http://ukeeku.com/2011/03/26/cordoba-25cb-paulele-kbus-side-by-side-full-review/
http://ukeeku.com/2011/01/04/bamboo-paulele-kbus-full-review/

stanpeter
11-30-2011, 09:33 AM
I read somewhere that Pono is teaming up with Kiwaya on these?

I found a sample of the Pono Tenor by HMS on the 'tube: http://www.youtube.com/watch?v=wyf9jR_vlqc

It comes in at about 1'45". Doesn't sound too shabby to me.

I like the all-bamboo look of the Paulele, if I would spot one I would definitely give it a try.

I guess there can be done some more engineering on the laminating part of bamboo. If you see where they started with carbon-fiber some years ago and where they are now, you know there is still some growth left in the bamboo - sustainable pun intended. There are bikes built from carbon, but also from flax-fibres and bamboo, allbeit that most of the bamboo-ones I've seen used the solid stem as a tube.
The carbon is used for ukes too, why not the flax as a more sustainable material?

And why not get into the engineering-part. I guess you can play with direction of the fiber and thickness of layers to get a nice tone from bamboo. It just needs to be calculated.
I consider it a plus that the mechanical properties of bamboo are quiet universal, so using it as a fiber or as a laminate could make it possible to get even quality. And that would make a plus together with sustainability. Because even a solid wood can be a dead-sounding dud.

Talking about the flax, I would like to challenge luthiers (big and small) to get into that. I see some opportunity there, seriously...

edit: try to have a look here: http://www.crpcq.com/imports/pdf/NaturalFibreResearchAtMcGillSept7,2011forwebsite.p df and have a close look on page 15. If there would be a nice way to look into things different, I guess you have a first and important one right there.

TheOnlyUkeThatMatters
11-30-2011, 11:11 AM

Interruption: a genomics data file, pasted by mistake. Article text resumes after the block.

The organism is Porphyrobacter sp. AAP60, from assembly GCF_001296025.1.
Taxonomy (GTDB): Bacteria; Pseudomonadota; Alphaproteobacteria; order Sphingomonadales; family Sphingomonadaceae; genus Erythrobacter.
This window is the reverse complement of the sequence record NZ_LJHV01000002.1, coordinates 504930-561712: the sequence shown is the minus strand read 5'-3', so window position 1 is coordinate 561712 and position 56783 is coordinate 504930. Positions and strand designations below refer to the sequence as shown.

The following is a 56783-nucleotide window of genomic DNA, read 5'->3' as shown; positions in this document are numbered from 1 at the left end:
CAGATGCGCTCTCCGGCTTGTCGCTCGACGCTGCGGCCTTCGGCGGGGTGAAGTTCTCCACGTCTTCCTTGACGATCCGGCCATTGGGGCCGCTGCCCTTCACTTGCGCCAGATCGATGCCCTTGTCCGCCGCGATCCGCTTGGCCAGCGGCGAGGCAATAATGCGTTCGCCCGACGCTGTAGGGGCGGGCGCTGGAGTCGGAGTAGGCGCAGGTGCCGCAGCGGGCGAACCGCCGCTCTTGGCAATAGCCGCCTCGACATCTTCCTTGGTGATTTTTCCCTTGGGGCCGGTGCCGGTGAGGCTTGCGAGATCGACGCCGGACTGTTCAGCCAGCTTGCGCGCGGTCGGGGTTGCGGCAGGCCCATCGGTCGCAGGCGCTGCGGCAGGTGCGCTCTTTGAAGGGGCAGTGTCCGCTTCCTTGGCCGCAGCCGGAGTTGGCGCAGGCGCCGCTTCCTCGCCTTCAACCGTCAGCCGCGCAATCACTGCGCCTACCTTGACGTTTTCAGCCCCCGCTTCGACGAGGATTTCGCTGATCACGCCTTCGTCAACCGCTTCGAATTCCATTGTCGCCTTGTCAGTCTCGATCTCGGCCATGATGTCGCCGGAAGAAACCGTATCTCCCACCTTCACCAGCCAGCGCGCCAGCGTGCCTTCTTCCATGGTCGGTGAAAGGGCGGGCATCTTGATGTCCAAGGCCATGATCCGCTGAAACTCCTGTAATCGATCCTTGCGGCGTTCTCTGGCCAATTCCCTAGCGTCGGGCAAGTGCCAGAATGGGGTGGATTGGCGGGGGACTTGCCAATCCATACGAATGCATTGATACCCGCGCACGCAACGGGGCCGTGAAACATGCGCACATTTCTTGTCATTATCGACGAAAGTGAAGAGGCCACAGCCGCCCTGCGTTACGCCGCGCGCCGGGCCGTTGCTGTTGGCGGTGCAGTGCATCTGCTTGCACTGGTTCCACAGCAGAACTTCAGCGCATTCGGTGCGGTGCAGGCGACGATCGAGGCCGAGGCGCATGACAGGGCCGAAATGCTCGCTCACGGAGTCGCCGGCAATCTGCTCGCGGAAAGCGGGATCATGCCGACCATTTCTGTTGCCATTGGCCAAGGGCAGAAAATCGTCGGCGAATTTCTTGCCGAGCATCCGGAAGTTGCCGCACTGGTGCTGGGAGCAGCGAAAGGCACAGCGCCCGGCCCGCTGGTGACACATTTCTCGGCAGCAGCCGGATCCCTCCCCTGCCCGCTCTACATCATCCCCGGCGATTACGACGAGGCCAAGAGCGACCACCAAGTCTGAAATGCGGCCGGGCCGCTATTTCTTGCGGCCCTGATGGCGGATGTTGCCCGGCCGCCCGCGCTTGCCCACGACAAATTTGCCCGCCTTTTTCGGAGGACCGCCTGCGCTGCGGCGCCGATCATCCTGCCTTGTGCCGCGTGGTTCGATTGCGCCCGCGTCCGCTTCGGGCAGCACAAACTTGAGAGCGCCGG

Hero. I have a Paulele; it sounds sweet and has great sustain.

Its tone depends (much more than my other ukuleles) on how much its pretty arched back gets to vibrate. More air (so less of my body) against the back of the uke lets that bamboo bounce out a deeper tone.

Hobo
11-30-2011, 11:24 AM
I have some experience with bamboo and the construction of split bamboo fly rods (www.caneflyrods.us). Bamboo is a wonderful material for its strength-to-weight ratio and flexibility. Yes, it is a grass... but a marvelous grass. As far as its use in ukulele building, my only experience was with a Cordoba Bamboo Soprano that had marvelous tone and sustain. The problem was with the one I played, it had a split in its side... yes, bamboo has a tendency to split. That's why it makes great split bamboo fly rods. Fly rod builders use a variety of bamboo called 'tonkin' cane.

Pippin
11-30-2011, 09:25 PM
I have some experience with bamboo and the construction of split bamboo fly rods (www.caneflyrods.us). Bamboo is a wonderful material for its strength-to-weight ratio and flexibility. Yes, it is a grass... but a marvelous grass. As far as its use in ukulele building, my only experience was with a Cordoba Bamboo Soprano that had marvelous tone and sustain. The problem was with the one I played, it had a split in its side... yes, bamboo has a tendency to split. That's why it makes great split bamboo fly rods. Fly rod builders use a variety of bamboo called 'tonkin' cane.

Pre-embargo, I hope.

I used to be big in the fly fishing business. I taught in a world-famous fly fishing school and managed a well-known fly fishing resort in the Catskills. I also wrote a book on fly tying. A friend of mine has a stache of pre-embargo cane once owned by Pinky Gillum. Can't reveal the name of my friend, though, without his permission.

I'll check out your link.

Hobo
12-01-2011, 11:31 AM
Pre-embargo, I hope.

I used to be big in the fly fishing business. I taught in a world-famous fly fishing school and managed a well-known fly fishing resort in the Catskills. I also wrote a book on fly tying. A friend of mine has a stache of pre-embargo cane once owned by Pinky Gillum. Can't reveal the name of my friend, though, without his permission.

I'll check out your link.

Hello Pippin: Yes, I still have a few culms of pre-embargo bamboo culms in my stockpile. Nice to meet a fellow fly fishing enthusiast.